I was reading the Los Angeles Times before I went to my first rock concert. Before my first PG movie, probably. I’ve been reading the Times for so long I can remember when it was conservative.

I would get the paper for my dad from the driveway every morning. Standing in bare feet on the concrete, I’d open it and scan the headlines before I brought it inside.

My addiction to news, in other words, is longstanding, and I’ve been this way for decades: reading, listening, watching, producing. Getting up with it in the morning. Inviting it into bed at night. But I have a confession to make. It is getting harder and harder to be a news junkie. That was why I was so fascinated by a similar confession from another journalist, Amanda Ripley, in a Washington Post column titled, “I stopped reading the news. Is the problem me — or the product?”

The problem is partly me. I have consumed ever larger quantities of news because it is so easy.  The internet, podcasts, my phone — news is everywhere. “The news crept into every crevice of my life,” Ripley wrote. Ditto.

But part of the problem is the stories we are being told.

Ripley says we aren’t equipped to handle news, conflict, controversy, disasters 24/7. The nonstop coverage too often leaves us agitated and anxious, yet provides us with no hope, no way we can do something about whatever the disasters are we read about. Go through any normal newspaper (of which there are fewer and fewer) and count the anxiety-producing news stories and the anger-producing commentaries. They are overwhelming.

This is why, Ripley suggests, that an estimated 40% of Americans are avoiding the news. The news industry is in crisis. This crisis extends to Catholic media as well.

At the recent Catholic Media Conference in Portland, Oregon, Notre Dame professor Timothy O’Malley gave a keynote address on the future of Catholic journalism. “The Church is experiencing a crisis related to communications,” he said. This isn’t a matter of switching from newsprint to Facebook. Rather, it is a crisis of authority that is afflicting church, state, and press.

The worry of all this, to paraphrase G.K. Chesterton, is that to distrust all traditional authority and news media does not mean one believes in nothing. Rather, it becomes more likely one might believe anything. The vacuum left in distrust’s wake is filled with fake news and distorted news. We become both more suspicious and more credulous, as recent years have shown. This is dangerous for democracy, and it is dangerous for a Church that believes its very mission of evangelization hinges on both authority and trust.

In the world of Catholic journalism, many dioceses are replacing their papers with inspirational magazines or poorly trafficked websites. Local Catholic news is getting harder to find. (The Archdiocese of Los Angeles is a rarity in that it supports not only a magazine of news and culture, but also newsletters, a dynamic website, and active social media.)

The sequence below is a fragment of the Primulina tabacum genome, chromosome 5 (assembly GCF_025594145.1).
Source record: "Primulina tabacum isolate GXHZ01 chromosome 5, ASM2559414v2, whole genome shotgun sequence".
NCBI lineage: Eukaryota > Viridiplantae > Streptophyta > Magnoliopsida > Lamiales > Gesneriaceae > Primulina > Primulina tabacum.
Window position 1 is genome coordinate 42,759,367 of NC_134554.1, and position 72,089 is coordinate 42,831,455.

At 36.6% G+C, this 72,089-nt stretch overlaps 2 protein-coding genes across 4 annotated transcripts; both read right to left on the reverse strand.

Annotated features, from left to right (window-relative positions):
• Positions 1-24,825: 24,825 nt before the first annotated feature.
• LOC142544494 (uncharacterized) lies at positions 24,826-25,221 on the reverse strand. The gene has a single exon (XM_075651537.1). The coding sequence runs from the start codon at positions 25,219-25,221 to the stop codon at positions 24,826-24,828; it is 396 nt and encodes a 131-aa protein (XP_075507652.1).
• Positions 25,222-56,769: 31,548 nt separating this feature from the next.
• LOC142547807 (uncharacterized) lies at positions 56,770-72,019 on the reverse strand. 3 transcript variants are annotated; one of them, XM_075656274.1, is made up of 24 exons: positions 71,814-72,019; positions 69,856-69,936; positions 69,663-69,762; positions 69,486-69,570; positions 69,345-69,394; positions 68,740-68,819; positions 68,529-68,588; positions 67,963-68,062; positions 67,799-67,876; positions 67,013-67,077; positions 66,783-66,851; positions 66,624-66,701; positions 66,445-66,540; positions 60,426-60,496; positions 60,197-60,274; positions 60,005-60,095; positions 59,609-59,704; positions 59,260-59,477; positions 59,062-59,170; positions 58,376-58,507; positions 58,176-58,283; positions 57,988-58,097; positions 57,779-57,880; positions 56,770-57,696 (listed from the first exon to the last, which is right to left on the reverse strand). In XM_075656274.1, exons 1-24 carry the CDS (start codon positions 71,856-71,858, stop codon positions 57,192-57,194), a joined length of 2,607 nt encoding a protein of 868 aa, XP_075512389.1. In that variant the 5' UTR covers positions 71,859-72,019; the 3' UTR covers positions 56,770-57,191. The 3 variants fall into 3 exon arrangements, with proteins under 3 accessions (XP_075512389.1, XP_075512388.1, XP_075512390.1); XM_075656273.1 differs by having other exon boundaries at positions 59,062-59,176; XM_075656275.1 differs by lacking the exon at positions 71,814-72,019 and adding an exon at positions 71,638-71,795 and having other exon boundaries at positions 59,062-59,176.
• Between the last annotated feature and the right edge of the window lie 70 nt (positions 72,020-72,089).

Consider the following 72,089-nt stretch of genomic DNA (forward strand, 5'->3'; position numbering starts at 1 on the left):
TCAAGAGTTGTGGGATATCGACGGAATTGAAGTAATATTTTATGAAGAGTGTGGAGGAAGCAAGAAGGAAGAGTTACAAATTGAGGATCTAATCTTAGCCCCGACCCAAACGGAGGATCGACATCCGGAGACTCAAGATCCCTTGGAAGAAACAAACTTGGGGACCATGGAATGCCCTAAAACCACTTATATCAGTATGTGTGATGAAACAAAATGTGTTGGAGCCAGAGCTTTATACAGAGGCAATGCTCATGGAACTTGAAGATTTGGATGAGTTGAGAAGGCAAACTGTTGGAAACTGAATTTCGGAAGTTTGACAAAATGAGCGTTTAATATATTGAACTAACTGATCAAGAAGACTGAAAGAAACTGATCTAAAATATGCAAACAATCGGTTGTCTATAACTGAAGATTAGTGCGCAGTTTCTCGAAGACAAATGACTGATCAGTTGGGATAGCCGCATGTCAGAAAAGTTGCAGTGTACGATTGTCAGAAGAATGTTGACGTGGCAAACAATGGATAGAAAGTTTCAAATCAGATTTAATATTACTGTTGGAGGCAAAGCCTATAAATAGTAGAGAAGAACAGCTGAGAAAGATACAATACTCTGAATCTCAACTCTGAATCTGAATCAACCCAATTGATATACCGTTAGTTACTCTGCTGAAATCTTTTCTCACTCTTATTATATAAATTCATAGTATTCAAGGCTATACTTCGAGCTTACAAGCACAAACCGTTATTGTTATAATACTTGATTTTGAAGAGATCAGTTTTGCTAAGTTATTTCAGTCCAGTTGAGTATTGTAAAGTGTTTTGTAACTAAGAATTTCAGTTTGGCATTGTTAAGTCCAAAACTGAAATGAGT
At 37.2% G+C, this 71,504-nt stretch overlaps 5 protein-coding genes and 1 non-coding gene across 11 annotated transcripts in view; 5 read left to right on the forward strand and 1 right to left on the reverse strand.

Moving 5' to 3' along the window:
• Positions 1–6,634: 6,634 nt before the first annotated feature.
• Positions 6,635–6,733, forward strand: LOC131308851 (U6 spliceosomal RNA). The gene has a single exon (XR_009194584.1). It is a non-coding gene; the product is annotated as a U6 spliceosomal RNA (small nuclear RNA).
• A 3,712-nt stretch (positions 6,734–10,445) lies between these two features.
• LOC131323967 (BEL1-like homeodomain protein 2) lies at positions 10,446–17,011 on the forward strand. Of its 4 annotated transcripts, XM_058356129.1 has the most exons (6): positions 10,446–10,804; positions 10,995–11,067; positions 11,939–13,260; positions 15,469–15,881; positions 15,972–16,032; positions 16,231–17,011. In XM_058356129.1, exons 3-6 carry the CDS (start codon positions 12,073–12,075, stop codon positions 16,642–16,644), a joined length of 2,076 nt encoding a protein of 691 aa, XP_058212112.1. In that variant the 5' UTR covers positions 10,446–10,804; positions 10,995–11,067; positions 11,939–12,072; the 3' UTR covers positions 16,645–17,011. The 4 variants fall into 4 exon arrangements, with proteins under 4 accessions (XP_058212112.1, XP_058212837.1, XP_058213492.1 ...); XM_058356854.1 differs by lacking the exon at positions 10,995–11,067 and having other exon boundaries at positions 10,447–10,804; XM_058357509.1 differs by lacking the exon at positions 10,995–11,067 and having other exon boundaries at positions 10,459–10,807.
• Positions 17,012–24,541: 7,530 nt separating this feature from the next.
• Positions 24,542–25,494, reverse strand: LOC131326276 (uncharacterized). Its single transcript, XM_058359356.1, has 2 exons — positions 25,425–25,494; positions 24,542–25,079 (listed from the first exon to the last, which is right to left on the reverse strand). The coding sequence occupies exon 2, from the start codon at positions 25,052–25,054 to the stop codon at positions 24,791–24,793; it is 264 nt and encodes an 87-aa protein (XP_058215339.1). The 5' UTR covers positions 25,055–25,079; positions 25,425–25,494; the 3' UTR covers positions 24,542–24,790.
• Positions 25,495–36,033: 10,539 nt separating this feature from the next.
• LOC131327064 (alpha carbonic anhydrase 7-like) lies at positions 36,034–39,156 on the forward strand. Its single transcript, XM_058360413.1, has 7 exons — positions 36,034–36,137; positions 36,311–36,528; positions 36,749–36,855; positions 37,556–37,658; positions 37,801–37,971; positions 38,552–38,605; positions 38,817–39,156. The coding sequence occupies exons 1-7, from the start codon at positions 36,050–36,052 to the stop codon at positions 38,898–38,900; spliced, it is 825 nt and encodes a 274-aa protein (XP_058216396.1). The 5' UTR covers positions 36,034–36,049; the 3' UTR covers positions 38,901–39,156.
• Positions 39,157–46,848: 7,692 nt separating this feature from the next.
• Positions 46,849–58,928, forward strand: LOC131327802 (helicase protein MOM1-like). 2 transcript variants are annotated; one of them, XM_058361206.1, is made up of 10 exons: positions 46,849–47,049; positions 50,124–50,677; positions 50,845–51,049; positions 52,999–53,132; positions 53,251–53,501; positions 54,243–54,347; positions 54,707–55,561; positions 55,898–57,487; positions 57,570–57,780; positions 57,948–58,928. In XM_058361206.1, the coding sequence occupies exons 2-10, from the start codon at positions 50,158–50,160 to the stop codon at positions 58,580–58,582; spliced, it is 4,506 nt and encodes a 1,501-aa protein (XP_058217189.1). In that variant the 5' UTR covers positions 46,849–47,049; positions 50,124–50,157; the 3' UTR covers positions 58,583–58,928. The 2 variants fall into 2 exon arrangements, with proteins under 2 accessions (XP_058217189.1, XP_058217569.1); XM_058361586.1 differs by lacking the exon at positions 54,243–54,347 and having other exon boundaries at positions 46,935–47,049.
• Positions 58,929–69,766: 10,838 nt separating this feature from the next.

In both the nation — where a quarter of all newspapers have folded since 2005 — and the Church, with a 40% drop, the decline of news media suggests a crisis of involvement and engagement with long-term implications.

Without using the phrase, both O’Malley and Ripley lean in the direction of something being proposed as “constructive” or “solutions journalism.”

It grows out of a concern that if all we journalists can do is describe how terrible the world is, we will continue to lose readers. We need to give people some hope, some means of responding.

For Ripley, hope is critical. “There is a way to communicate news — including very bad news — that leaves us better off as a result,” she wrote.

For O’Malley, too much of Catholic journalism has descended into “propaganda,” ideological clashes, or a kind of safe parochialism that neither offends nor interests. The answer is to engage the world, not run from it or wag a finger at it.

 “The Church is not a culture meant to be turned in upon herself, but a culture intended to be leaven for every dimension of human life,” O’Malley said. “Our neighbors’ joys and sufferings are our joys and sufferings, no matter if they’re Catholic or not.”

If journalism, Catholic or otherwise, is not just to survive but thrive, we need to get beyond stoking outrage or playing it safe by not outraging anybody. What we need is to give people a sense of their own agency, that there is hope, and they can contribute.

At its best, Catholic journalism has always tried to tell its story with truth, not propaganda, with charity, not scapegoating. The question now is if this kind of journalism can still be produced, and if it will have the support of both its publishers and its readers.